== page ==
It was Jeff Gordon, not Dale Earnhardt Jr., who had the fastest car on long runs Sunday. Gordon led a race-high 63 laps and would have run away with it had the cautions not fallen just right for Earnhardt and Co. to play catch-up. But after a multi-car wreck on lap 117 that changed everything (more on that in a moment), crew chief Steve Letarte figured a little strategy in the form of a fuel-only final stop could propel the No. 88 ahead of the pack.
“That pit strategy,” Letarte said. “(Engineer) Kevin (Meendering) and I argued about it for three or four laps, under caution, what we needed to do. And we drew it out on a piece of paper — we had the times, the plan, the this, the that — and when we left pit road we had it like to the tenth of a second and that was that moment in time that, man, we might have somewhat of a clue what we’re doing. And it was awesome.”
Earnhardt’s stop pushed him out ahead of Gordon and in position to quickly dispose of Greg Biffle and Kevin Harvick — drivers that tried to simply stay out and stretch mileage after a series of late cautions bunched up the field. While the No. 24 car struggled to get up to speed in traffic, Earnhardt took control and held off Harvick when he found an extra ounce of speed inside the No. 4 during the final few laps.
“That was mano a mano, guy versus guy,” Earnhardt said. “He’s going to be brave and I got to be brave.”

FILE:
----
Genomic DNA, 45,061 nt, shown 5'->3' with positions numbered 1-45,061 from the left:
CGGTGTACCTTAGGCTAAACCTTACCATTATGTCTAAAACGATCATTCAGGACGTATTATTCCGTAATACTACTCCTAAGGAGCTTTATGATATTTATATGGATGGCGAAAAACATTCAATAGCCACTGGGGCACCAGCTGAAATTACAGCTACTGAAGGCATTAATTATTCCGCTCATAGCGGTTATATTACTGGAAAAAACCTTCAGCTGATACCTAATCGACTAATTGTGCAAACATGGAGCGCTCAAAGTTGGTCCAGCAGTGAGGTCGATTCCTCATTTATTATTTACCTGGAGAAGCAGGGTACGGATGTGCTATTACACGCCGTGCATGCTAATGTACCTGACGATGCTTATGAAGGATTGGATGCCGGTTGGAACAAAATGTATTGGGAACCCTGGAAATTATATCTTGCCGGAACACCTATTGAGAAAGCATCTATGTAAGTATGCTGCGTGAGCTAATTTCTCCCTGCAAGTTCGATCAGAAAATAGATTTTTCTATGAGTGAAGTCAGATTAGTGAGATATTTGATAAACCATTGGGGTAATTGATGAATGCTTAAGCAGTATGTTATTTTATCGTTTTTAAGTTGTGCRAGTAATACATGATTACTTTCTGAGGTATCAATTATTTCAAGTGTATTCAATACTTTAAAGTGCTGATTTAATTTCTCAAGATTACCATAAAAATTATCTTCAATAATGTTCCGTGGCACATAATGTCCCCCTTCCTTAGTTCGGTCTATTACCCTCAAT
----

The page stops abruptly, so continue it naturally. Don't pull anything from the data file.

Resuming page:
In the past, Harvick would have honestly gotten the upper hand. Just not this year, Earnhardt’s first with three-plus victories since 2004 and only the third time in his 15-year career he’s totaled that high. Sunday was also his first sweep of both races at a track during the same season since 2002 (Talladega).
Can we take the next step and say Earnhardt is a title contender? Teammates Gordon and Jimmie Johnson, along with perhaps Penske Racing’s Brad Keselowsk and Joey Logano will have a say about that when all’s said and done. But with a series-best 10 top-5 finishes, Earnhardt is flexing some consistency muscle that should get him in solid position to make the Final Four at Homestead. In the first year of this crazy format, it’s definitely the best opportunity for Earnhardt to hit paydirt and cash in.